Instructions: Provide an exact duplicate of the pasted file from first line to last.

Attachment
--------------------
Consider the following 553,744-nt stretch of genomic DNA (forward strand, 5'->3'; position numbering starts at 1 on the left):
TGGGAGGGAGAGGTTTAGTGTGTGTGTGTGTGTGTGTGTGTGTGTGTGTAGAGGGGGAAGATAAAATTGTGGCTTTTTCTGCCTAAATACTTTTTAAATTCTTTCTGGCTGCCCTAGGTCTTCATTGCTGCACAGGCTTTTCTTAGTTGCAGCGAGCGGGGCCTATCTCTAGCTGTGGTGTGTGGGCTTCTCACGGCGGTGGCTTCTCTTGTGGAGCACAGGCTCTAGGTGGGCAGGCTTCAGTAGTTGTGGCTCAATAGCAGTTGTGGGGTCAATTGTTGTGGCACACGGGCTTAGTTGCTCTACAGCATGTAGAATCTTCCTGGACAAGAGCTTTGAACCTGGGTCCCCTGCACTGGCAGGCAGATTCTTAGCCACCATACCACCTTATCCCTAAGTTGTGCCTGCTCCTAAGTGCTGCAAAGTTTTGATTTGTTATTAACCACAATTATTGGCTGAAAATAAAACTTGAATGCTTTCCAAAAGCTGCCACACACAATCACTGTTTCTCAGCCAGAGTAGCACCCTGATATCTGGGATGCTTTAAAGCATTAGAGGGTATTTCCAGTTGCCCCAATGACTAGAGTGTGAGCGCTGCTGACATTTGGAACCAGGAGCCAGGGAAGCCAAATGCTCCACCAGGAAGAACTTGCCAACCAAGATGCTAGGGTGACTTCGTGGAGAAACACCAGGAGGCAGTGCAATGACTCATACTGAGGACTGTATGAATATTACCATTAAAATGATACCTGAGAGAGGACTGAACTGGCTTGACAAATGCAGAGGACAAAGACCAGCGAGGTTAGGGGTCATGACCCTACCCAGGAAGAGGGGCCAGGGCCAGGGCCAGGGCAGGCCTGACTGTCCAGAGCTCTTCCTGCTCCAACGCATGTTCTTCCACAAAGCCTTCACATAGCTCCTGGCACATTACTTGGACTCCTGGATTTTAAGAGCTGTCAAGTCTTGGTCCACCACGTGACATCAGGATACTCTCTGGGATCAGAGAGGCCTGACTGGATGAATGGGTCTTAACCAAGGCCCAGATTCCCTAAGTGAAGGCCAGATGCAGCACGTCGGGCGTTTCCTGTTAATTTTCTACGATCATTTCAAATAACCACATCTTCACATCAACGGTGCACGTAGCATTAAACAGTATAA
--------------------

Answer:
Consider the following 553,744-nt stretch of genomic DNA (forward strand, 5'->3'; position numbering starts at 1 on the left):
TGGGAGGGAGAGGTTTAGTGTGTGTGTGTGTGTGTGTGTGTGTGTGTGTAGAGGGGGAAGATAAAATTGTGGCTTTTTCTGCCTAAATACTTTTTAAATTCTTTCTGGCTGCCCTAGGTCTTCATTGCTGCACAGGCTTTTCTTAGTTGCAGCGAGCGGGGCCTATCTCTAGCTGTGGTGTGTGGGCTTCTCACGGCGGTGGCTTCTCTTGTGGAGCACAGGCTCTAGGTGGGCAGGCTTCAGTAGTTGTGGCTCAATAGCAGTTGTGGGGTCAATTGTTGTGGCACACGGGCTTAGTTGCTCTACAGCATGTAGAATCTTCCTGGACAAGAGCTTTGAACCTGGGTCCCCTGCACTGGCAGGCAGATTCTTAGCCACCATACCACCTTATCCCTAAGTTGTGCCTGCTCCTAAGTGCTGCAAAGTTTTGATTTGTTATTAACCACAATTATTGGCTGAAAATAAAACTTGAATGCTTTCCAAAAGCTGCCACACACAATCACTGTTTCTCAGCCAGAGTAGCACCCTGATATCTGGGATGCTTTAAAGCATTAGAGGGTATTTCCAGTTGCCCCAATGACTAGAGTGTGAGCGCTGCTGACATTTGGAACCAGGAGCCAGGGAAGCCAAATGCTCCACCAGGAAGAACTTGCCAACCAAGATGCTAGGGTGACTTCGTGGAGAAACACCAGGAGGCAGTGCAATGACTCATACTGAGGACTGTATGAATATTACCATTAAAATGATACCTGAGAGAGGACTGAACTGGCTTGACAAATGCAGAGGACAAAGACCAGCGAGGTTAGGGGTCATGACCCTACCCAGGAAGAGGGGCCAGGGCCAGGGCCAGGGCAGGCCTGACTGTCCAGAGCTCTTCCTGCTCCAACGCATGTTCTTCCACAAAGCCTTCACATAGCTCCTGGCACATTACTTGGACTCCTGGATTTTAAGAGCTGTCAAGTCTTGGTCCACCACGTGACATCAGGATACTCTCTGGGATCAGAGAGGCCTGACTGGATGAATGGGTCTTAACCAAGGCCCAGATTCCCTAAGTGAAGGCCAGATGCAGCACGTCGGGCGTTTCCTGTTAATTTTCTACGATCATTTCAAATAACCACATCTTCACATCAACGGTGCACGTAGCATTAAACAGTATAA